Sally Sutton - 2008
Load the dirt. Scoop and swing and drop. Slam it down into the truck. Bump! Whump! Whop!"There are many big machines and busy people involved in building a road, and this riveting picture book follows them every step of the way. From clearing a pathway (SCREEK!) to rolling the tar (SQUELCH!) to sweeping up at the end (SWISH!), ROADWORK is sure to draw young onlookers with its rambunctious rhymes and noisy fun.
Who Says Women Can't Be Doctors?: The Story of Elizabeth Blackwell
Tanya Lee Stone - 2013
Some women could be teachers or seamstresses, but career options were few. Certainly no women were doctors. But Elizabeth refused to accept the common beliefs that women weren’t smart enough to be doctors, or that they were too weak for such hard work. And she would not take no for an answer. Although she faced much opposition, she worked hard and finally—when she graduated from medical school and went on to have a brilliant career—proved her detractors wrong. This inspiring story of the first female doctor shows how one strong-willed woman opened the doors for all the female doctors to come.
Pluto Gets the Call
Adam Rex - 2019
That is, until the day he gets a call from some Earth scientists telling him he isn’t a planet anymore! You probably wanted to meet a real planet, huh? So, Pluto takes the reader on a hilarious and informative journey through the solar system to introduce the other planets and commiserate about his situation along the way. Younger readers will be so busy laughing over Pluto’s interactions with the other planets, asteroids, moons, and even the sun, they won’t even realize just how much they’re learning about our solar system!
Sun! One in a Billion
Stacy McAnulty - 2018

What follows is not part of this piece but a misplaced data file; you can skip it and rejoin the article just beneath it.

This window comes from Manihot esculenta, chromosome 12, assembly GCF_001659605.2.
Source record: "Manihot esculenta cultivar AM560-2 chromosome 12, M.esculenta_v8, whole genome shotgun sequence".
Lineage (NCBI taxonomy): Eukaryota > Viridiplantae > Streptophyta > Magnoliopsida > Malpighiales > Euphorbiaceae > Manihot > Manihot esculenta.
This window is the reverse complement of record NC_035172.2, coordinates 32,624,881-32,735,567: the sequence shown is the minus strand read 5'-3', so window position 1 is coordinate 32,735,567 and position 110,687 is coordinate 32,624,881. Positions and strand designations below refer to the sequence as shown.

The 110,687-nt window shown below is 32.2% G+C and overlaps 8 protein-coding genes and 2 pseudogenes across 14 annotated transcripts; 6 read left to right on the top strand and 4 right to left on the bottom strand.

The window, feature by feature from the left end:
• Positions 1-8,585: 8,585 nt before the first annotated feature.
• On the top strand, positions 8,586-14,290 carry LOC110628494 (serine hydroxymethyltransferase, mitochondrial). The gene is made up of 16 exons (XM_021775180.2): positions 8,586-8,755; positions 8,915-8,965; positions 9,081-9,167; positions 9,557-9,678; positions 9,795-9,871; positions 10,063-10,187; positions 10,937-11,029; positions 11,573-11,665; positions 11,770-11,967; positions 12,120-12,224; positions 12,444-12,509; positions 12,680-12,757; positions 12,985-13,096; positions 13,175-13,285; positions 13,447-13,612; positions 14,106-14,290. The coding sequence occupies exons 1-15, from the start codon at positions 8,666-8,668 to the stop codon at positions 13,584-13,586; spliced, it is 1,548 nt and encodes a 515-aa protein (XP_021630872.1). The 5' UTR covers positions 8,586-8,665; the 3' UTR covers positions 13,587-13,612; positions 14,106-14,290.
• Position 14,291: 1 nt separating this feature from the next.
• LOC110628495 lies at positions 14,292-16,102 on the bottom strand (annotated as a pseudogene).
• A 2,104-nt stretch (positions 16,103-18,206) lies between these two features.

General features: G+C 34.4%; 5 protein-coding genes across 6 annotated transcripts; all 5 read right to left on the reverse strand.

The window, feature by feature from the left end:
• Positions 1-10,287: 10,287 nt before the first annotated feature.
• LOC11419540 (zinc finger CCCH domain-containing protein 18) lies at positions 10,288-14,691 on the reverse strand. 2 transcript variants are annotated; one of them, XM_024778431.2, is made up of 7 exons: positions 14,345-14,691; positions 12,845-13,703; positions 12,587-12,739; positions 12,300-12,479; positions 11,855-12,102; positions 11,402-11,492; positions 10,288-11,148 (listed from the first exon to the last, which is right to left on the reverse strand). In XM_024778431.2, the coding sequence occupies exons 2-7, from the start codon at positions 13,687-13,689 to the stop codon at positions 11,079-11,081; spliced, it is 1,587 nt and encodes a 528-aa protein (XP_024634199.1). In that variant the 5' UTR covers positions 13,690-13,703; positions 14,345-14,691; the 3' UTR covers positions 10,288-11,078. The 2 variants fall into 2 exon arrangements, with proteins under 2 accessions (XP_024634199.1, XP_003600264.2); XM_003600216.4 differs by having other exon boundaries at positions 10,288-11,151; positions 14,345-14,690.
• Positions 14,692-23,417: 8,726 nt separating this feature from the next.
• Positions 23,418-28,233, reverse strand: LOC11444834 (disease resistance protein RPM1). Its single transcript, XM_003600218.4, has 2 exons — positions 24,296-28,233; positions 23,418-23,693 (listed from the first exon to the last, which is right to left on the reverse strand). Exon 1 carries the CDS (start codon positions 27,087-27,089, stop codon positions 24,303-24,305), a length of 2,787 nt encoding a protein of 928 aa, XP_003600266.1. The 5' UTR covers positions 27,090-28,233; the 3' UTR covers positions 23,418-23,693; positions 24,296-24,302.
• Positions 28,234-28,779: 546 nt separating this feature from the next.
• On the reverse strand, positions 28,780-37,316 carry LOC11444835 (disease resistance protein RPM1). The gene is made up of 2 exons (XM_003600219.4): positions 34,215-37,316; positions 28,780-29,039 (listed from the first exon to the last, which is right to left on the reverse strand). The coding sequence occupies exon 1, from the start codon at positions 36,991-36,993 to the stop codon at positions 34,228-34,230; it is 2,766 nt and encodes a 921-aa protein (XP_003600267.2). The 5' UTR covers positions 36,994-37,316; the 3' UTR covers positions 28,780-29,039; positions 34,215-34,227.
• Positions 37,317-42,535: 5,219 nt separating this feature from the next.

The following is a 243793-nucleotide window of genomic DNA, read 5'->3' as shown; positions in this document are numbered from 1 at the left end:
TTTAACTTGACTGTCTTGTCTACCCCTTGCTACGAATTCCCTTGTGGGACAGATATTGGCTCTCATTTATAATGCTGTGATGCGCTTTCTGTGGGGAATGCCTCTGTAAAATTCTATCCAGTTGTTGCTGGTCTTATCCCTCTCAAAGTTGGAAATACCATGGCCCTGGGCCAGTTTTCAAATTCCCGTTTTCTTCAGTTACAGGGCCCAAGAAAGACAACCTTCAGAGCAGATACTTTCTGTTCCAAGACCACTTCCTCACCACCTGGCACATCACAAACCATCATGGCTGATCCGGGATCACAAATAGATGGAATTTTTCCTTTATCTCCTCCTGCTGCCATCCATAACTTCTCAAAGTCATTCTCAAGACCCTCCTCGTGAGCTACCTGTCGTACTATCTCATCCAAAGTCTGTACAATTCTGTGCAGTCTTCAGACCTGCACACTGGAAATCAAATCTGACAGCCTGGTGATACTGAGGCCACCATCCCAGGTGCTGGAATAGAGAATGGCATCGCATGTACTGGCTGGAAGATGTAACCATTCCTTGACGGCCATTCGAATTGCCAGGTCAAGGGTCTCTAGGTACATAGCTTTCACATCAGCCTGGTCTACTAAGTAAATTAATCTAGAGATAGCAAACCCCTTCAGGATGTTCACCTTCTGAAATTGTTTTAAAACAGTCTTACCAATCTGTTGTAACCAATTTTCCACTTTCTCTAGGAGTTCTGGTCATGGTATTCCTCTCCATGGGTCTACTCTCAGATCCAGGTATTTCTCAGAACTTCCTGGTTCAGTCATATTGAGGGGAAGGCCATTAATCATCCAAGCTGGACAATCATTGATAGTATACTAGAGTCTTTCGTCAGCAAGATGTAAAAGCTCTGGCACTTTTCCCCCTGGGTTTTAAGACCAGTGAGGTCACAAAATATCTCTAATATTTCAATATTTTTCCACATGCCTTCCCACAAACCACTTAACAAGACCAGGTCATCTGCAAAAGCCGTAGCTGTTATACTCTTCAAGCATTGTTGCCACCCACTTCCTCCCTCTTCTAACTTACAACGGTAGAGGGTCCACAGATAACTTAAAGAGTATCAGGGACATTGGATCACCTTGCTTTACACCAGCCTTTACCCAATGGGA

He lights up our solar system and makes life possible. With characteristic humor and charm, Stacy McAnulty channels the voice of Sun in this next celestial "autobiography." Rich with kid-friendly facts and beautifully illustrated, Sun! One in a Billion is an equally charming and irresistible companion to Earth! My First 4.54 Billion Years.
How to Train a Train
Jason Carter Eaton - 2013
But what if somebody’s taste in pets runs to the more mechanical kind? What about those who like cogs and gears more than feathers and fur? People who prefer the call of a train whistle to the squeal of a guinea pig? Or maybe dream of a smudge of soot on their cheek, not slobber? In this spectacularly illustrated picture book, kids who love locomotives (and what kid doesn’t?) will discover where trains live, what they like to eat, and the best train tricks around—everything it takes to lay the tracks for a long and happy friendship. All aboard!
Tiny Creatures: The World of Microbes
Nicola Davies - 2014
All around the world -- in the sea, in the soil, in the air, and in your body -- there are living things so tiny that millions could fit on an ant's antenna. They're busy doing all sorts of things, from giving you a cold and making yogurt to eroding mountains and helping to make the air we breathe. If you could see them with your eye, you'd find that they all look different, and that they're really good at changing things into something else and at making many more microbes like themselves! From Nicola Davies comes a first exploration for young readers of the world's tiniest living organisms.